I had my first child in November, and it has shaken my perspective on work. Before I had the baby, I planned to stay in my stable but stymied job for another year and start looking for new work if my boss didn’t announce her retirement by the year’s end. I picked a good daycare close to my office so I could walk to see the baby on lunch breaks. He starts there in May. As I’m sure many, many new parents have experienced, returning to work was way harder than I anticipated. I’m also struggling with the dysfunction and low morale at my workplace. I truly love the organization and its mission, but the boss has been here for decades and is checked out but nonetheless micromanages. Other leaders at work are trying hard but struggling in their roles, hindering my team’s efforts and ideas. Taking time off or working part-time is not option, as I’m the primary breadwinner in the family. And while the work I do could easily be done remotely, that flexibility isn’t offered. Advancement isn’t an option in my current role, and efforts to reshape the position so I can have a bigger impact have been unsuccessful.
I feel like being a new mom has made me less tolerant of the generally sad state of things at work, the lack of mentorship, and my workplace’s unwillingness to invest in my department. I’m in the running for a few jobs that would be a step up, more money, and great learning opportunities. But I am having cold feet about making a change. I’m worried that I’m making a decision too quickly (I returned the office in mid-February). I’ve worked for this organization for three years. Typically during my career I have switched jobs fairly frequently, whether to a new employer or to a new role at the same workplace. I don’t think this is a great pattern. And the excellent daycare we picked out would be farther from another job (though, with more flexibility, I’m hoping I could pick him up early at least a few days a week even if I can’t see him on my lunch break).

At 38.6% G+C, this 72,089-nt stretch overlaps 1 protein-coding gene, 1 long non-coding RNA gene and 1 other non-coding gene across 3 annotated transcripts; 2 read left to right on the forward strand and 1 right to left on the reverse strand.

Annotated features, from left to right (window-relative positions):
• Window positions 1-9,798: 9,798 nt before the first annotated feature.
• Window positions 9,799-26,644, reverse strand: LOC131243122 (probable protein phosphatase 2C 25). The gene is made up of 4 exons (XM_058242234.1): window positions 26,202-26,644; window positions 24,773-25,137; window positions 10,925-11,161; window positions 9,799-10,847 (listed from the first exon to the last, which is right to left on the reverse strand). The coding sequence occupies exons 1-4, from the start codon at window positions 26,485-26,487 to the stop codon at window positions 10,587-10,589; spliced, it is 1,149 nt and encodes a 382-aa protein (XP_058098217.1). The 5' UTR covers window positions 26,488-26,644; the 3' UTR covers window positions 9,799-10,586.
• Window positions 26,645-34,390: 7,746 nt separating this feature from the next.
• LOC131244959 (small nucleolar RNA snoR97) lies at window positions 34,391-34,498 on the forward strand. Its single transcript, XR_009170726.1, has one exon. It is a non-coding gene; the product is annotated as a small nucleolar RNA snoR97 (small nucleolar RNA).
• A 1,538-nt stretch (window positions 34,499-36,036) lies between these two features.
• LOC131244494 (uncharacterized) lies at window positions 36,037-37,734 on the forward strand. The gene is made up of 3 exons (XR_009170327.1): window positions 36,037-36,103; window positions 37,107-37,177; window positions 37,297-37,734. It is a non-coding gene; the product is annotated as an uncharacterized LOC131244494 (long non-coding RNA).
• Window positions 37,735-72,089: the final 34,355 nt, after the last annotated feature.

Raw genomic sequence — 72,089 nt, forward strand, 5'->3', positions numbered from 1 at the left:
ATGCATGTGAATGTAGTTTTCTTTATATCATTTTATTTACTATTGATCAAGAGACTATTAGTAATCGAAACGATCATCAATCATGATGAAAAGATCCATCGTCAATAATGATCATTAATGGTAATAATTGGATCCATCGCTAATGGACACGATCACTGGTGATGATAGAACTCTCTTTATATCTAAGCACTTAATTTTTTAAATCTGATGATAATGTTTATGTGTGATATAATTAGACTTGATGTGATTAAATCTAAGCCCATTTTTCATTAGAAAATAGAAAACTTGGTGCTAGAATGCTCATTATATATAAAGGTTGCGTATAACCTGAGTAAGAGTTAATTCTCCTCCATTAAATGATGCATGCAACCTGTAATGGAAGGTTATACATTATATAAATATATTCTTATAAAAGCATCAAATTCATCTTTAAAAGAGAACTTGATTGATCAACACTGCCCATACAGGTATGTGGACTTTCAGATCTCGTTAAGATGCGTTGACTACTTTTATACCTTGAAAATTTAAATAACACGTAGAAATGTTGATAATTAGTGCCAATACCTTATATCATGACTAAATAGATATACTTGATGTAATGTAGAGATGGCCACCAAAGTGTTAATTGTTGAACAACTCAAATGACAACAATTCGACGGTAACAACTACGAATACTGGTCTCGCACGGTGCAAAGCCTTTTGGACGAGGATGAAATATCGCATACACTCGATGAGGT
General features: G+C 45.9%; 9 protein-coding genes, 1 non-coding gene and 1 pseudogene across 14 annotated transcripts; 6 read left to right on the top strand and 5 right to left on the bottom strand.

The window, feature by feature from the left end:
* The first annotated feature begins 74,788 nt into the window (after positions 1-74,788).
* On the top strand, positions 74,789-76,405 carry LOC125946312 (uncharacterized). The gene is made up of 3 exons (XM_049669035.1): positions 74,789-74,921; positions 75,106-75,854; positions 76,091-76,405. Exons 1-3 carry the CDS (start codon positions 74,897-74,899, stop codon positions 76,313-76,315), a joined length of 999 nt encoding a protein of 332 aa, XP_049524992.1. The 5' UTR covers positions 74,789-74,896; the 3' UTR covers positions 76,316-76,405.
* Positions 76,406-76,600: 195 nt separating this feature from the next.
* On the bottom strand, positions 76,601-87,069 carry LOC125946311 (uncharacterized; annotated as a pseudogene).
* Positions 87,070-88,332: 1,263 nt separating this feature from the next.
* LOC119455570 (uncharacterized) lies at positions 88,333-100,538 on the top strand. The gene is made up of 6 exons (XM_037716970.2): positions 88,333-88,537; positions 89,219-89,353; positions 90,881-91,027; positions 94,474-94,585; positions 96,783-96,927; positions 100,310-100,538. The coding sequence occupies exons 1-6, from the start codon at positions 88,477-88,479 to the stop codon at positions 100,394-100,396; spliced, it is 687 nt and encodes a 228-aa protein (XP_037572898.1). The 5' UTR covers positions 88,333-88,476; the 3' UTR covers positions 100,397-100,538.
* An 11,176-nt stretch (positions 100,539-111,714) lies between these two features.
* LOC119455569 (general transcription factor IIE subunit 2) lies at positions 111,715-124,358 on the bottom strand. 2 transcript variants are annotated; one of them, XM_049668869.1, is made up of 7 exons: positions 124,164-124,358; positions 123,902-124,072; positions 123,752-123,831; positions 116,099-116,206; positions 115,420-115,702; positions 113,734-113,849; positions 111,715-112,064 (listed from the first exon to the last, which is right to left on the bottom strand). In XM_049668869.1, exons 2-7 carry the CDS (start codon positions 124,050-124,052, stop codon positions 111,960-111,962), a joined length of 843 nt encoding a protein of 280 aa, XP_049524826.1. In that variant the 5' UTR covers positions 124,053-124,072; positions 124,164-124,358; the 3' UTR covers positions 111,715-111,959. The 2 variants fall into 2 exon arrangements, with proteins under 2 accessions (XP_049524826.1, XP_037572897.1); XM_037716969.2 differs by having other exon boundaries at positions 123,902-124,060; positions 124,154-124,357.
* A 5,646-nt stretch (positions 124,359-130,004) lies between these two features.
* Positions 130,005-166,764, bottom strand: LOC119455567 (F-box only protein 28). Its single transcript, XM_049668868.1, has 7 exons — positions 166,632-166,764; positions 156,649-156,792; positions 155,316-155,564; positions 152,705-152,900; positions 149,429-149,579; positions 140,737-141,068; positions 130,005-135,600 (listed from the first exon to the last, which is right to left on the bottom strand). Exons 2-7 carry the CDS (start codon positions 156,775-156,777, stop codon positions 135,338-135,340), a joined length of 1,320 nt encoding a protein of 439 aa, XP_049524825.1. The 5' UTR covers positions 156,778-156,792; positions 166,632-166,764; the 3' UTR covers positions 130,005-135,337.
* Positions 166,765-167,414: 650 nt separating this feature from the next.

I struggle with increased depression and anxiety since having the baby, and I am a little apprehensive that the stress of a new job could make it worse. On the other hand, if I’m going to have to be away from the baby, I want it to be time spent learning, growing, and earning as much money as possible while doing something challenging. But I know that any of these new positions would be a lot of work compared to my current position, where no one really expects much of me. Thank you so much for any insight you can offer!
—Working Hard for the Money